27. Mitchell Kilkenny (67 points, 10 ballots)
Mitchell Kilkenny hasn’t had a charmed start to his professional career. The 6’3” pitcher was Colorado’s second rounder (76th overall) in 2018 and had worked his way up from a walk-on to the number one starter for Texas A&M. Though he lacked overwhelming stuff, the right-hander possessed good command/polish and seemed like a potential quick mover into the back end of a big league rotation. Then came the post-draft physical.
Kilkenny was found to need Tommy John surgery immediately, which led to an under-slot signing bonus ($550k, roughly 70% of slot) and a full year of rehab. As a result, Kilkenny entered 2019 hoping to re-establish the profile that had led to his draft status (see this article for more on Kilkenny’s journey to the beginning of his professional career). Fortunately, his professional debut in June 2019 was pretty successful.
About 12 months after his TJ surgery, Kilkenny was assigned to Rookie ball Grand Junction. In 42 innings over 12 starts (77 pitches and 5 innings was his high water mark), Kilkenny showed decently (albeit at an age that was slightly above average for the league) with a 4.50 ERA, 1.29 WHIP, 7.9 K/9 rate, and 2.1 BB/9 rate. It was encouraging to see him getting positive results so quickly after TJ, especially considering that many prospects in his situation might not have even returned to the mound at that time.
Still, that debut hasn’t been enough to put Kilkenny on the radar of scouts looking at Colorado’s system, nor did Kilkenny get placed in Colorado’s alternative site during 2020 like similarly drafted right-hander Karl Kauffmann (the 77th overall pick a year later than Kilkenny). Furthermore, the 23-year-old wasn’t sent to fall instructs either. There really hasn’t been a peep out there as to why this might be, leaving the PuRP electorate questioning how the Rockies feel about their former second rounder.
Here’s some pre-draft video of Kilkenny courtesy of Perfect Game Baseball:
Jeffrey Paternostro of Baseball Prospectus listed Kilkenny as his system Low Minors Sleeper after the 2019 season:
The command down in the zone of the sinking fastball and slider were solid for a pitcher only a little over a year removed from going under the knife. 2020 will put him over 20 months out TJ, and we’ll have more of an idea of what the stuff will look like going forward with a full-season ball assignment and fewer restrictions on his usage. If the low-90s, touch 95 velocity comes all the way back, Kilkenny profiles as a backend starter or setup man out of the pen.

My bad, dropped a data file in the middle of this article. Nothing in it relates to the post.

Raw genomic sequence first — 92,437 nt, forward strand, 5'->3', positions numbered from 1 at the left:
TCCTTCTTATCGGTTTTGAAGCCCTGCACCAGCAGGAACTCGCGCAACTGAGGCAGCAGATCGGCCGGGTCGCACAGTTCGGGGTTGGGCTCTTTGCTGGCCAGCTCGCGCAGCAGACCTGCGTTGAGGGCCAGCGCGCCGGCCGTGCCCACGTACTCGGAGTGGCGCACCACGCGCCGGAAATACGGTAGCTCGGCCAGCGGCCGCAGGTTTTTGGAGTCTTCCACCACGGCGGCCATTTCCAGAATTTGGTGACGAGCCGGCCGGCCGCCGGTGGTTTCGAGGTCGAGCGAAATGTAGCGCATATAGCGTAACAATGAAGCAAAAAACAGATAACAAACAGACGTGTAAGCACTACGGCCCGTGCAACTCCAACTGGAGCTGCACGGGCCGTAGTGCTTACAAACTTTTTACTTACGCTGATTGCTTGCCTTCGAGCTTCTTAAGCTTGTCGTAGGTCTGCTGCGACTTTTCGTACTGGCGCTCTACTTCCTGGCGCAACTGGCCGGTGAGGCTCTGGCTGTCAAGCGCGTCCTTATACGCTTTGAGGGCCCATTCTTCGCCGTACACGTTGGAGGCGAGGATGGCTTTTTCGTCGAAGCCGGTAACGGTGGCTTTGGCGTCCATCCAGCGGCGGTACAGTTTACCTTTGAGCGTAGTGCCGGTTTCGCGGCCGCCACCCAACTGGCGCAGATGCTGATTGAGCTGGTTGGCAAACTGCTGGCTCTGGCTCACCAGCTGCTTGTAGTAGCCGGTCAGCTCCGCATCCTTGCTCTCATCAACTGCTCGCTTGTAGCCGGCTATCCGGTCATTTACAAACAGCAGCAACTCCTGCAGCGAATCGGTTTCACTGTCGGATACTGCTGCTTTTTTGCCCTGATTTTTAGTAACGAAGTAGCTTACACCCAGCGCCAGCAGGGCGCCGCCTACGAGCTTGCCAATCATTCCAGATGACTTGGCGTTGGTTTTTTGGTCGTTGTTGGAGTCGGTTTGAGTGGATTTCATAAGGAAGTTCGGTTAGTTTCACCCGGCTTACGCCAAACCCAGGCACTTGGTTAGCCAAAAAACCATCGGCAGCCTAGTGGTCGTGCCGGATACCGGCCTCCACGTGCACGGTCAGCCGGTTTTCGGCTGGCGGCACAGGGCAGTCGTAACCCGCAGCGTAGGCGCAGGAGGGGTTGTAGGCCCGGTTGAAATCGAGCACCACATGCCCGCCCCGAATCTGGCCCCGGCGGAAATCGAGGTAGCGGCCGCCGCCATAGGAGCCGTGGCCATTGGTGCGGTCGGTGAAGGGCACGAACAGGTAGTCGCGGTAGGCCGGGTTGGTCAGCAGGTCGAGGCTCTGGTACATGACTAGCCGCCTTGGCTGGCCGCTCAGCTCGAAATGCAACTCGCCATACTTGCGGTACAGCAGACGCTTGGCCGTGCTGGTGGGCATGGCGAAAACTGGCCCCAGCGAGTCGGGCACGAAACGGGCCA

Kilkenny lacks a plus pitch in his arsenal but is pretty solid across the board with control to match. His fastball operates in the low 90s and tops out at 94 mph, and his sink and downhill plane allow him to pound the bottom of the strike zone. He can throw his low-80s slider for strikes or entice hitters to chase it off the plate, and he does a nice job of locating his average changeup to keep left-handers honest.
Kilkenny has an easy delivery and no trouble repeating it, allowing him to steadily improve his control throughout his college career. He doesn’t have the sexiest ceiling, but he has a high floor as a safe bet to start.
It’s always tricky to rank players who haven’t had a lot of professional experience. As a prospect, Kilkenny is a high-floor/lower ceiling type, but his injury put him behind the developmental eight ball and makes him less probable as a big league contributor. The Rockies certainly haven’t indicated he’s an organizational priority even as they have made it clear that Kauffmann is, and the scouts (by not ranking him) don’t seem to be Kilkenny believers right now either.
That lack of organizational or scouting noise is why Kilkenny fell off my list this time around, though he was certainly in contention for those last few slots as a 35 FV player. Hopefully Kilkenny will be assigned to full season ball in 2021 so we can get some more up to date information on just where he slots in the organization.